The cast for the latest season of Survivor, which premieres on September 17, has been announced. This season, the show’s nineteenth, takes place on the tropical island of Samoa.
Four of the 20 contestants, or a fifth of the field, are either lawyers or law students. Is appearing on a reality television show the best way to wait out the recession?
We believe this to be the highest number of law-related contestants in a single season. We reached out to Charlie Herschel — the former Survivor contestant and current Weil Gotshal associate, who has encyclopedic knowledge of the show — and he said that, as far as he knows, four would be a record. Herschel explained:
Lawyers are making a better showing than bartenders for once on Survivor! There was a lawyer on the first Survivor who sued producers for rigging the show. Word was that they avoided casting lawyers after that.
Also, it’s generally difficult for lawyers to drop everything at a moment’s notice for the casting process and also for the show (which is required), so they have trouble casting lawyers. Most of the lawyers on survivor dont practice anymore.
Perhaps you know one of these four. Let’s learn more about them, shall we?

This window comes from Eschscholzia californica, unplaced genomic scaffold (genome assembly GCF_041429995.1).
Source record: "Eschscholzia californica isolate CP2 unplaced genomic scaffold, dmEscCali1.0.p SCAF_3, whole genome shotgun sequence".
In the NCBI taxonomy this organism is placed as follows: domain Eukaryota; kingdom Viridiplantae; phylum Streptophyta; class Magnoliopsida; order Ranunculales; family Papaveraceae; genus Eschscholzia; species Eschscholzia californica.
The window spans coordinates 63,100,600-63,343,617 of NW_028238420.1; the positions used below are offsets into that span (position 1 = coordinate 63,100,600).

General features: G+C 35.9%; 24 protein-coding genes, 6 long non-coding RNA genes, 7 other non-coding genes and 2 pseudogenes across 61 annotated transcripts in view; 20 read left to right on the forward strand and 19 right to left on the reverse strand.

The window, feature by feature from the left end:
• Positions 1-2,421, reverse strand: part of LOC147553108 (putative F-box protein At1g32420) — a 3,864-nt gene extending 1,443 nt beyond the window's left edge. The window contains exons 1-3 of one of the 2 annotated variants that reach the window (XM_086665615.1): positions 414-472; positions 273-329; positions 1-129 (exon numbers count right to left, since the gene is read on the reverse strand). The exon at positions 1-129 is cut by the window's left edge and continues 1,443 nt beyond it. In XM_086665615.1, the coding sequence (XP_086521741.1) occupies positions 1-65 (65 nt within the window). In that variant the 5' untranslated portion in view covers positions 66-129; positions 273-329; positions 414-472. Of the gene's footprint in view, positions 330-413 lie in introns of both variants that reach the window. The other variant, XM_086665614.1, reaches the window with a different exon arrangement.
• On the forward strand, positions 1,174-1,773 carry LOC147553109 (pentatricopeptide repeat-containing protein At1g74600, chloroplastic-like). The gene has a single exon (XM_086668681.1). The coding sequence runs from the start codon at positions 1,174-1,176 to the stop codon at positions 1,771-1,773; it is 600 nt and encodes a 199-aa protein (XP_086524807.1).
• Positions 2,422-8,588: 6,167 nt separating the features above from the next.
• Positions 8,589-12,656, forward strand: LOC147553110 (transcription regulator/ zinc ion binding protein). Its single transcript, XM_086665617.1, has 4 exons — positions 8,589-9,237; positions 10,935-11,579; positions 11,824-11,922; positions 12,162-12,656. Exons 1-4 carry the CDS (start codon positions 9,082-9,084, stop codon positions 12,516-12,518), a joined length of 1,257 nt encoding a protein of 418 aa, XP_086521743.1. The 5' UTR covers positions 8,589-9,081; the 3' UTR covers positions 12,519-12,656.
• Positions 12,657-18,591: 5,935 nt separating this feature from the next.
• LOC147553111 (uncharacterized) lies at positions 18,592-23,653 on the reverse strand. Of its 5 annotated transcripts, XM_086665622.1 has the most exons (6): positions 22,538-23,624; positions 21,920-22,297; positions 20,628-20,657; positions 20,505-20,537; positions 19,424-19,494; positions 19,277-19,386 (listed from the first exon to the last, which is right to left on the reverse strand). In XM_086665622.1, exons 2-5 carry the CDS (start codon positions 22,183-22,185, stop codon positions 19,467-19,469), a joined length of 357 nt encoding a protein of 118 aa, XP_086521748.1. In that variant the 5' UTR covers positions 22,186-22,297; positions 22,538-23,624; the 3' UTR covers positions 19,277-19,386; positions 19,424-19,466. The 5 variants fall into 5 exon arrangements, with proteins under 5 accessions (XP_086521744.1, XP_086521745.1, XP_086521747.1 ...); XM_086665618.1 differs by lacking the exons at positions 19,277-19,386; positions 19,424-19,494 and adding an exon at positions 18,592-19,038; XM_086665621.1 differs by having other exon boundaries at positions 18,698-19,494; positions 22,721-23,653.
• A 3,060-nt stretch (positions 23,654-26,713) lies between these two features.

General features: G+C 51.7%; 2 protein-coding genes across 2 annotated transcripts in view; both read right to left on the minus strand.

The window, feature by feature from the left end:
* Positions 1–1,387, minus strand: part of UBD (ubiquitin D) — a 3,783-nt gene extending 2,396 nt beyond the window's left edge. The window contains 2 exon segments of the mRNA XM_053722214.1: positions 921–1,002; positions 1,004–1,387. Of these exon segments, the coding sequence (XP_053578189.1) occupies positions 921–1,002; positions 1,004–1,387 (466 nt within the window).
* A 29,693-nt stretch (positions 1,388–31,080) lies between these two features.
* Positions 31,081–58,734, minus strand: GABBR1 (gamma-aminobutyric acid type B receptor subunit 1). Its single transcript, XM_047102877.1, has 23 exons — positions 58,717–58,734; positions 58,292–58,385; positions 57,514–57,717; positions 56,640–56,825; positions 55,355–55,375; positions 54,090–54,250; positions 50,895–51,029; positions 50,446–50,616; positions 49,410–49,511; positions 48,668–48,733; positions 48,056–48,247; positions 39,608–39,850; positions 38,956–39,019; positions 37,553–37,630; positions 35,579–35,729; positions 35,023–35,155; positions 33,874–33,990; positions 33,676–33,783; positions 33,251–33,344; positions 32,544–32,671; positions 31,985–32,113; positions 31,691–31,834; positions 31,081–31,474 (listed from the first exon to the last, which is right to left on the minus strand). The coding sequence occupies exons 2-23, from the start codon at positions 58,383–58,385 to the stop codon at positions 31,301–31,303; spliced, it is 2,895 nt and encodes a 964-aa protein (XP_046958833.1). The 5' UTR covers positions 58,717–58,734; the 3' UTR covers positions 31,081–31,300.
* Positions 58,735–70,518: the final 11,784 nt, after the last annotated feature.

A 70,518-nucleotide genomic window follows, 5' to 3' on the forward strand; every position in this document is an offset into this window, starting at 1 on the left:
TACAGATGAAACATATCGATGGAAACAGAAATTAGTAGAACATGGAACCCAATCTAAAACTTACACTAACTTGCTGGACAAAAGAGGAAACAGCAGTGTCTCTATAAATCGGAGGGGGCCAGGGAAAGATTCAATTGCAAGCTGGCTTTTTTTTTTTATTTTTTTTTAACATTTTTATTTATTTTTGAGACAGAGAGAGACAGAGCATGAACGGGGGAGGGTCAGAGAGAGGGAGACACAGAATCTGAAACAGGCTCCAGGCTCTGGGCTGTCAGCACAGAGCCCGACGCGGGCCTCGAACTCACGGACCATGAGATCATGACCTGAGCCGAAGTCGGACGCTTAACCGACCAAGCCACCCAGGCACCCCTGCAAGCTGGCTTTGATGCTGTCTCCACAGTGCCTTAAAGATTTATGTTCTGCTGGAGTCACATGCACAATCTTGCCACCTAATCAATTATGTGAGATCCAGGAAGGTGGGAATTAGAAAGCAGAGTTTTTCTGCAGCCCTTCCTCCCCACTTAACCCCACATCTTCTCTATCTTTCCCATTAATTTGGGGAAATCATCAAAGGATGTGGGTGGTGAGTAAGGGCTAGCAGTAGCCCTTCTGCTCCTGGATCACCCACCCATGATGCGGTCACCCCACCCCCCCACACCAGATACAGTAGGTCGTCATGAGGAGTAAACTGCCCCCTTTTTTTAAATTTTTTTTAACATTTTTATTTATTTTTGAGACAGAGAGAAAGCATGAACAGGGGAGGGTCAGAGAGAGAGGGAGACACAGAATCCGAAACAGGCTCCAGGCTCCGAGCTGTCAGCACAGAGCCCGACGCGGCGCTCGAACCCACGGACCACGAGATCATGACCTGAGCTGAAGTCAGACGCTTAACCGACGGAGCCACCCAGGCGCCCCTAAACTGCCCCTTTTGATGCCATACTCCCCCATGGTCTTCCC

Lawyer turned Survivor contestant Charlie Herschel, right, with your above-signed writer (in the yellow Survivor do-rag).
As previously reported in these pages, Charlie Herschel — a 29-year-old, openly gay associate at Weil, Gotshal & Manges in New York — is a contestant on Survivor: Gabon, which had its two-hour season premiere last night. We’re pleased to report that Charlie is still in the running for the one million dollars. To read more about our handsome hero, including details of his friendship with fellow gay Clay Aiken, check out this interesting interview with Herschel in The Advocate.
Last night, we headed over to Professor Thom’s in the East Village, to attend a “Survivor” premiere party in Charlie’s honor. It was hosted by his employer, Weil Gotshal — which is doing well in the downturn, thanks in large part to its top-flight bankruptcy practice.